Everyone Loves Bunny
Bunny in 1999
at the Mesker Park Zoo enclosure
prior to moving to the Sanctuary
lke, Elvis, and Bunny
When Bunny was born, Eisenhower was elected to his first term in office. That was 1952.
Bunny was three years old when Rosa Parks kept her seat on a bus in Montgomery.
She was a youngster when Johnny Cash sang, "I Walk the Line" and Elvis Presley horrified parents.
Bunny grew fast, and so did the world. TV was in its infancy, and it became witness to the Civil Rights Movement, the Vietnam War, then Watergate.
While the world grew and changed, Bunny's world stood still. She was solitary. But she did have a few clues about the passing decades. While adoring fans watched her at the elephant exhibit, she watched them too. She saw the crewcut become the shag. She saw purple punk hair. She saw hippies become yuppies. She met Generation X when the whole generation was in diapers - long before they were given a label. Bunny witnessed bell-bottoms - the first AND second time.
At the Mesker Park Zoo, three generations at once have visited Bunny. Grandparents with their children, and their children's children. And they have "ooh--ed" and "ah--ed" over Bunny. And they felt like a family while they stood there—in the way that animals bring people together.
Retirement? It would seem at age 47, that Bunny is ready for retirement - to live her remaining years kicking around as she pleases.
But some of those who love her can't bring themselves to say "Bunny" and "retirement" in the same sentence. How can they let her go? It's unimaginable. They grew up with Bunny. To lose Bunny, would be to lose a piece of the city. To lose Bunny, would be to lose a piece of themselves.
Out of Asia
Where did Bunny come from originally? She came from Asia, where her home was the wild. Her life has been similar to that of most captive elephants. She was purchased as a replacement for another long-term resident of the zoo. And because she was a young calf, she immediately became the darling of the community. At a petite 500 pounds, her yard appeared spacious; but as she grew, her yard seemed to shrink. For a very short period of time, she was housed with an African elephant. Ever since, Bunny has been a solitary elephant (In the wild, elephants are social creatures and live in groups.)
My Aching Feet!
Several years ago, Bunny began to show signs of foot problems. Complications from foot infection is the number-one killer of captive elephants. Elephant feet are not designed for standing for prolonged periods on hard surfaces. They are made for walking on natural substrate. Elephants love to walk—miles every day. But most captive elephants don't have that opportunity. Too much time spent on concrete, restricted exercise, poor foot care, and obesity result in some of the chronic conditions that contribute directly to life-threatening foot infection.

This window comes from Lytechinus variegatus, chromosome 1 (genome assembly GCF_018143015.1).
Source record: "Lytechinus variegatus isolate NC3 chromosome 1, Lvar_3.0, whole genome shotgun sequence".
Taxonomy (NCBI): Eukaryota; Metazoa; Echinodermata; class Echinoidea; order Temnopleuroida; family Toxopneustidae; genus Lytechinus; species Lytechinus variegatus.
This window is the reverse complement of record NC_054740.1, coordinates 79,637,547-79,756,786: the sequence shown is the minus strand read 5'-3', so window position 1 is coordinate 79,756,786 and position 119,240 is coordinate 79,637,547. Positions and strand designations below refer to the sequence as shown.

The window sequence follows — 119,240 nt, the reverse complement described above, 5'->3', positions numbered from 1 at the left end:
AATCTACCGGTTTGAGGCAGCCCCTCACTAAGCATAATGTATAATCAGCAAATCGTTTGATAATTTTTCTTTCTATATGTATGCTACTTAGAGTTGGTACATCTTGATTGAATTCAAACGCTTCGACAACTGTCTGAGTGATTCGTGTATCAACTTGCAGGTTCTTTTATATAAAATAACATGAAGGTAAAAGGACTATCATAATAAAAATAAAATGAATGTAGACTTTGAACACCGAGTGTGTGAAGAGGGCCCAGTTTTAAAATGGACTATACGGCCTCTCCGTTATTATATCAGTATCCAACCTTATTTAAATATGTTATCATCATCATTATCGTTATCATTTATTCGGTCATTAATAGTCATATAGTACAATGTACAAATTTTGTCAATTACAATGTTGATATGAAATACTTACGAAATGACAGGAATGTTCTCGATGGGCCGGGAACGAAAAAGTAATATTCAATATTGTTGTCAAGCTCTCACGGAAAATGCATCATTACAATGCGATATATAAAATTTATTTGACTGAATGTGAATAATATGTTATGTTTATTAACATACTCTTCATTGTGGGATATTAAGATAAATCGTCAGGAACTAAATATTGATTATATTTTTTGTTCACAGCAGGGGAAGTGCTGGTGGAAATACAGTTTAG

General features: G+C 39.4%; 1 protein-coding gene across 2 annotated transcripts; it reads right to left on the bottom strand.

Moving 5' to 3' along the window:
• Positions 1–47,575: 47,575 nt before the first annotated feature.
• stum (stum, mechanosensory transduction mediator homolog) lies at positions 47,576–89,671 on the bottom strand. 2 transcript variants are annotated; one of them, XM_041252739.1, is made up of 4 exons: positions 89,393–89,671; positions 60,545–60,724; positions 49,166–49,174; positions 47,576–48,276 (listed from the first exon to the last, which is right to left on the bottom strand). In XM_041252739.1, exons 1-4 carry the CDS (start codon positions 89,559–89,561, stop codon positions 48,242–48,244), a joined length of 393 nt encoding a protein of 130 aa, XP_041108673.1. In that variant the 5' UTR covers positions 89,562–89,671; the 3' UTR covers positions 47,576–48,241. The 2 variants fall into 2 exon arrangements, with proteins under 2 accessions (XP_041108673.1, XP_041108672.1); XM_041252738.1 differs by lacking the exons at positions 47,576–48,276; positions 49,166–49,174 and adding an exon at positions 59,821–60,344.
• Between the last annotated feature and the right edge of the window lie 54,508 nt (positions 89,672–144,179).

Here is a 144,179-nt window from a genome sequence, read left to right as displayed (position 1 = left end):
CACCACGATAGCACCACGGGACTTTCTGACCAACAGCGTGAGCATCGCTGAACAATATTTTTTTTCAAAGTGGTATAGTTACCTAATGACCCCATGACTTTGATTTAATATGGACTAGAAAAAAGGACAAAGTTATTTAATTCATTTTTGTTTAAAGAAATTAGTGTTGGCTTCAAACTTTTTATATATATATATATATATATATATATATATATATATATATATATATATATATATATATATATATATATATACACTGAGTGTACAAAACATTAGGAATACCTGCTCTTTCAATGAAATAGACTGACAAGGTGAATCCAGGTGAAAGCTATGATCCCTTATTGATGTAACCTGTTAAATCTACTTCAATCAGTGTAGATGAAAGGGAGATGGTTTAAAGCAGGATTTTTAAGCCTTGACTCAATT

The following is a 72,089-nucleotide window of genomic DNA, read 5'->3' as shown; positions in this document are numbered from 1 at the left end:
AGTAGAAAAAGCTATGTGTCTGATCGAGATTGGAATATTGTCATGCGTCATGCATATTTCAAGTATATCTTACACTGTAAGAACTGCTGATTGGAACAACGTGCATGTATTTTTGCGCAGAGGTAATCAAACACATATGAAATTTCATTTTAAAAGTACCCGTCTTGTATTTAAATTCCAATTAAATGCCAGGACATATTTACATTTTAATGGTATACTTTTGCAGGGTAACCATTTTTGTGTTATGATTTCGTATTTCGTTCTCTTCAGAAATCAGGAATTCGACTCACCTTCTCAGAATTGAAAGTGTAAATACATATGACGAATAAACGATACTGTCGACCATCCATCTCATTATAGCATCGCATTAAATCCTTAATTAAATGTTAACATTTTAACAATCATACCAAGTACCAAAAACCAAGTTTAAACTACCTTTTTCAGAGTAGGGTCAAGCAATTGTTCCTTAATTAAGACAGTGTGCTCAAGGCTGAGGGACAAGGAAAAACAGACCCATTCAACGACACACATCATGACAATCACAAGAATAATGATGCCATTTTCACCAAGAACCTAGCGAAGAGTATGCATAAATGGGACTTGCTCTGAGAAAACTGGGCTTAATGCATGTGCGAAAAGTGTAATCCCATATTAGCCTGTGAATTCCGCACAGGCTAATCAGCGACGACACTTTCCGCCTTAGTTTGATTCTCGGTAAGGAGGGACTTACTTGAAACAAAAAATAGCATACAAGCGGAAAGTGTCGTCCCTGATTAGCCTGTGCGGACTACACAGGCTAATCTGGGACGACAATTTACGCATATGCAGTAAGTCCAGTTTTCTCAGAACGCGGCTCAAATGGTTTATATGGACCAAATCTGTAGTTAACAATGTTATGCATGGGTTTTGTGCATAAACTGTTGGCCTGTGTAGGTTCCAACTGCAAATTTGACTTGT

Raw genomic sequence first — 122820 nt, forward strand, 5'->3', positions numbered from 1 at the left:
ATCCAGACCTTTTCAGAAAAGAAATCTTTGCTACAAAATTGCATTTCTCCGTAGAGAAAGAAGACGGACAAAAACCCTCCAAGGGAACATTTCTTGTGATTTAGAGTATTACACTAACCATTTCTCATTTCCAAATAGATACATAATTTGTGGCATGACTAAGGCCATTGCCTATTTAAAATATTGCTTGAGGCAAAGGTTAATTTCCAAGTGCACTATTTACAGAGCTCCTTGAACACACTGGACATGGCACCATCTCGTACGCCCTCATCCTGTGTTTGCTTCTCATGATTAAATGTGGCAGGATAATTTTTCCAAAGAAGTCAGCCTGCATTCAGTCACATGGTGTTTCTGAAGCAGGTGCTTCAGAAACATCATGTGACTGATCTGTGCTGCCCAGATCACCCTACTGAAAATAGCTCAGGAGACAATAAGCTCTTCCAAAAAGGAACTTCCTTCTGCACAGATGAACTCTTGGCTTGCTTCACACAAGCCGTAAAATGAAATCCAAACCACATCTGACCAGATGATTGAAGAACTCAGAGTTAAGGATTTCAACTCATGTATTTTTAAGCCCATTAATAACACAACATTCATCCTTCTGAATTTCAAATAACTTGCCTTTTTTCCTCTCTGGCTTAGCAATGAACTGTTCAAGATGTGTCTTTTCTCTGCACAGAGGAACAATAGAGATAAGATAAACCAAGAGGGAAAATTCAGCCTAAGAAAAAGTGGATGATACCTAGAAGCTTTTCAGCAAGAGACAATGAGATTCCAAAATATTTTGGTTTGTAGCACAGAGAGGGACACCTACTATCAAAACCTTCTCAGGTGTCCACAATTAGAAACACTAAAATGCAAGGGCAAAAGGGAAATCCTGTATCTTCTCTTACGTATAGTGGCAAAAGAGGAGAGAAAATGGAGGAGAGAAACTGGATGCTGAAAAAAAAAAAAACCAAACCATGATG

Due to her foot problems, Bunny's wading pool was emptied years ago, and it has been dry ever since. If Bunny were to use the pool, her footpads would become soggy—and make her health problems more serious.
Today, discussion is underway concerning Bunny's future. The Mesker Park Zoo is planning to expand and renovate, and those plans do not include an elephant exhibit. What then would happen to Bunny? Officials say Bunny would live at the zoo for her remaining years—and that could be up to 20 years. Then upon Bunny's passing, the zoo would renovate her area.
But the Mesker Park Zoo is considering another option. They have toured the Elephant Sanctuary in Tennessee, and are weighing the pros and cons of Bunny's retirement there.
Carol Buckley, the Sanctuary's director says there are significant health benefits. Walking on a variety of natural surfaces—as opposed to unnaturally hard surfaces—would be therapeutic for Bunny's foot health.
At The Elephant Sanctuary, Bunny would have unrestricted mobility—therefore, more exercise. She could walk miles every day if she wants to. And when she walks, her feet would feel the healing effects of sand, gravel, mud, dirt, grass and water—just like she would have experienced in Asia.
A Gift for Bunny
The Elephant Sanctuary is hopeful that Bunny will retire at their facility. Bunny has given decades of her life to Evansville. Now, the city has an opportunity to give back to her. It may be cliche, but sometimes cliches are popular, because they speak the truth so well—if you love something, set it free.
The Elephant Sanctuary offers protection, freedom, and fans—new fans from Tennessee and beyond. And the Sanctuary has promised to keep Bunny connected with her old fans—the people from Evansville who have loved her for years.
This piece was written by Nancy VanCamp, weather person for WSMV-TV Nashville and supporter of The Elephant Sanctuary. The information in her piece was gathered from officials at the Mesker Park Zoo and The Elephant Sanctuary.